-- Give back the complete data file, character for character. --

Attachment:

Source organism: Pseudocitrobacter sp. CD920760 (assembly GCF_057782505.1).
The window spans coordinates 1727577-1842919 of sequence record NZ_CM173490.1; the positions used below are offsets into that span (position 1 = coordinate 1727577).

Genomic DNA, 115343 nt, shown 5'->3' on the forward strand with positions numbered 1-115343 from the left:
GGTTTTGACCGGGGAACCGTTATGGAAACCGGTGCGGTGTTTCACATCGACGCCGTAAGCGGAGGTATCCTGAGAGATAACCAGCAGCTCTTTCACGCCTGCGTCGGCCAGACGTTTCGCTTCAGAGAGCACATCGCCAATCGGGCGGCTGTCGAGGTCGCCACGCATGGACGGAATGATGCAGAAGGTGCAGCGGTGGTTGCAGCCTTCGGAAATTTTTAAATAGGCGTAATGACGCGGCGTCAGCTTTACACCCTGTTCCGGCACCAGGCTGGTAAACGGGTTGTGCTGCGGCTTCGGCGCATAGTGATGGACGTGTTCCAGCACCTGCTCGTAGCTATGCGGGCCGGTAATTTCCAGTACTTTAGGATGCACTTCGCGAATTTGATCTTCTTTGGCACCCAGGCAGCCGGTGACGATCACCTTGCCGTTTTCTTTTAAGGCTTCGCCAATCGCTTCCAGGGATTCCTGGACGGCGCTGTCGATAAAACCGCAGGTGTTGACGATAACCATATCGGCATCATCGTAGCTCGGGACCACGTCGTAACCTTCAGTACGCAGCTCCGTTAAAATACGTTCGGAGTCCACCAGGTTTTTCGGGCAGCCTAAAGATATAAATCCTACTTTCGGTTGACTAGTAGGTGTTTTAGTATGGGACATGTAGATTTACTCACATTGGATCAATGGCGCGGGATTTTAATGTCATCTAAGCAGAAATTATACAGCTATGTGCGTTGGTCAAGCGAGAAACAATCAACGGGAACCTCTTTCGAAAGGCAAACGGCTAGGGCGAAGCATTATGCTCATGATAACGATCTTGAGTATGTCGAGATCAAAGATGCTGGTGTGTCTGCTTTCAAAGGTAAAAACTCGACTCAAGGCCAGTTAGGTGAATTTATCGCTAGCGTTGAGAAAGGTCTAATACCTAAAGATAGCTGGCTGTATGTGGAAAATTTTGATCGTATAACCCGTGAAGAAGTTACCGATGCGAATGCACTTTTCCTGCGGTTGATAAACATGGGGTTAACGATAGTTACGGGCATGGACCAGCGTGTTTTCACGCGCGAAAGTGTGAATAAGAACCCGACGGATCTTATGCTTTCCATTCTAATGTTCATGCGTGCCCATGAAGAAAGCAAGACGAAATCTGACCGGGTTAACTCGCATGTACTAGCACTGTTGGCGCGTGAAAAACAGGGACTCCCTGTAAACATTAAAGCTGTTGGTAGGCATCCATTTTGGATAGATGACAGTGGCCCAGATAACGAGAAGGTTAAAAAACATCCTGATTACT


Source organism: Pseudocitrobacter sp. CD920760 (assembly GCF_057782505.1).
The window spans coordinates 1727577-1842919 of sequence record NZ_CM173490.1; the positions used below are offsets into that span (position 1 = coordinate 1727577).

Genomic DNA, 115343 nt, shown 5'->3' on the forward strand with positions numbered 1-115343 from the left:
GGTTTTGACCGGGGAACCGTTATGGAAACCGGTGCGGTGTTTCACATCGACGCCGTAAGCGGAGGTATCCTGAGAGATAACCAGCAGCTCTTTCACGCCTGCGTCGGCCAGACGTTTCGCTTCAGAGAGCACATCGCCAATCGGGCGGCTGTCGAGGTCGCCACGCATGGACGGAATGATGCAGAAGGTGCAGCGGTGGTTGCAGCCTTCGGAAATTTTTAAATAGGCGTAATGACGCGGCGTCAGCTTTACACCCTGTTCCGGCACCAGGCTGGTAAACGGGTTGTGCTGCGGCTTCGGCGCATAGTGATGGACGTGTTCCAGCACCTGCTCGTAGCTATGCGGGCCGGTAATTTCCAGTACTTTAGGATGCACTTCGCGAATTTGATCTTCTTTGGCACCCAGGCAGCCGGTGACGATCACCTTGCCGTTTTCTTTTAAGGCTTCGCCAATCGCTTCCAGGGATTCCTGGACGGCGCTGTCGATAAAACCGCAGGTGTTGACGATAACCATATCGGCATCATCGTAGCTCGGGACCACGTCGTAACCTTCAGTACGCAGCTCCGTTAAAATACGTTCGGAGTCCACCAGGTTTTTCGGGCAGCCTAAAGATATAAATCCTACTTTCGGTTGACTAGTAGGTGTTTTAGTATGGGACATGTAGATTTACTCACATTGGATCAATGGCGCGGGATTTTAATGTCATCTAAGCAGAAATTATACAGCTATGTGCGTTGGTCAAGCGAGAAACAATCAACGGGAACCTCTTTCGAAAGGCAAACGGCTAGGGCGAAGCATTATGCTCATGATAACGATCTTGAGTATGTCGAGATCAAAGATGCTGGTGTGTCTGCTTTCAAAGGTAAAAACTCGACTCAAGGCCAGTTAGGTGAATTTATCGCTAGCGTTGAGAAAGGTCTAATACCTAAAGATAGCTGGCTGTATGTGGAAAATTTTGATCGTATAACCCGTGAAGAAGTTACCGATGCGAATGCACTTTTCCTGCGGTTGATAAACATGGGGTTAACGATAGTTACGGGCATGGACCAGCGTGTTTTCACGCGCGAAAGTGTGAATAAGAACCCGACGGATCTTATGCTTTCCATTCTAATGTTCATGCGTGCCCATGAAGAAAGCAAGACGAAATCTGACCGGGTTAACTCGCATGTACTAGCACTGTTGGCGCGTGAAAAACAGGGACTCCCTGTAAACATTAAAGCTGTTGGTAGGCATCCATTTTGGATAGATGACAGTGGCCCAGATAACGAGAAGGTTAAAAAACATCCTGATTACT